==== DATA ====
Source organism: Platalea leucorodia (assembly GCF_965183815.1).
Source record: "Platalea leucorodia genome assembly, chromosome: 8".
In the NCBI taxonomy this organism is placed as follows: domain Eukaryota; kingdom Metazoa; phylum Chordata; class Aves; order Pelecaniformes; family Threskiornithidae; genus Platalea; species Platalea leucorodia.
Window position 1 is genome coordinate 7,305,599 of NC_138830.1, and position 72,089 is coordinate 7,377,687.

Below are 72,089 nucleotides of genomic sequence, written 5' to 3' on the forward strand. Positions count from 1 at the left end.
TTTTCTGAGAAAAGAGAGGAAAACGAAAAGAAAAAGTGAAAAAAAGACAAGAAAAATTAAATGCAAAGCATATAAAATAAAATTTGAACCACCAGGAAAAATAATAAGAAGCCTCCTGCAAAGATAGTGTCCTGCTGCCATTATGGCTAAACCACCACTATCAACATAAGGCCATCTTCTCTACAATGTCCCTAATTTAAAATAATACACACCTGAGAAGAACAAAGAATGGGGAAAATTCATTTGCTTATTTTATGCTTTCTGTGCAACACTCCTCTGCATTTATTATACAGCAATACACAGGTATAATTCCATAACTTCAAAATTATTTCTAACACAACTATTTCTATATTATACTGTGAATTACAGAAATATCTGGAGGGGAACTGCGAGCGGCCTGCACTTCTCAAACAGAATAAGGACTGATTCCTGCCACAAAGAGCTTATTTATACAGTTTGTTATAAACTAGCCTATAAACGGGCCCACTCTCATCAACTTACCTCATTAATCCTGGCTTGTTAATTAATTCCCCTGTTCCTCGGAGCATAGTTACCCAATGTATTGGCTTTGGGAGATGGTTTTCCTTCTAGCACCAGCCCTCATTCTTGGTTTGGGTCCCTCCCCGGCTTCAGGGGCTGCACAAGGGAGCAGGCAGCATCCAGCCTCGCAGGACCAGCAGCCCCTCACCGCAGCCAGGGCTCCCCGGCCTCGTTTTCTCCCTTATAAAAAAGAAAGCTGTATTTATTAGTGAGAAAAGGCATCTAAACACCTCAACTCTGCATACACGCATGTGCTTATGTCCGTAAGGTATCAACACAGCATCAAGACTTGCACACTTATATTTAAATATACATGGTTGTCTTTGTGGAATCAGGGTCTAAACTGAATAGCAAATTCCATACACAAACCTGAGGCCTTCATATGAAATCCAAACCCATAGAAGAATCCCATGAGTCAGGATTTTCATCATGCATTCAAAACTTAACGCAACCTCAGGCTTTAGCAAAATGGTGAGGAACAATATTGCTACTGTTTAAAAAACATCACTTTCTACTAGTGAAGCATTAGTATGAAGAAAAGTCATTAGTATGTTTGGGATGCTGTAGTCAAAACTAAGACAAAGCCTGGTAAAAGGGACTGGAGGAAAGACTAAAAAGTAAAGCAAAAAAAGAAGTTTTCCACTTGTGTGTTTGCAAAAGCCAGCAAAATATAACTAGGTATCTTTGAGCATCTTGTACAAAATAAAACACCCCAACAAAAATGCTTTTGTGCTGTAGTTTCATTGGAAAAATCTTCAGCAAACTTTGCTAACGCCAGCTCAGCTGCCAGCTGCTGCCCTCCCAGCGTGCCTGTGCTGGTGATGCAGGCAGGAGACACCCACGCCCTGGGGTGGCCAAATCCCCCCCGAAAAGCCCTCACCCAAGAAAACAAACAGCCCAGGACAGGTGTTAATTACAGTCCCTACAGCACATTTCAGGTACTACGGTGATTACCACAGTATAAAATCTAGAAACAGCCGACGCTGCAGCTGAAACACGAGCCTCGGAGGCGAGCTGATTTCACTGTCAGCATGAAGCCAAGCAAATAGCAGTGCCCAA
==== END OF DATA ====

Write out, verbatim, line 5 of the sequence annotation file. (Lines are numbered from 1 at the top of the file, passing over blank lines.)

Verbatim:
Below are 72,089 nucleotides of genomic sequence, written 5' to 3' on the forward strand. Positions count from 1 at the left end.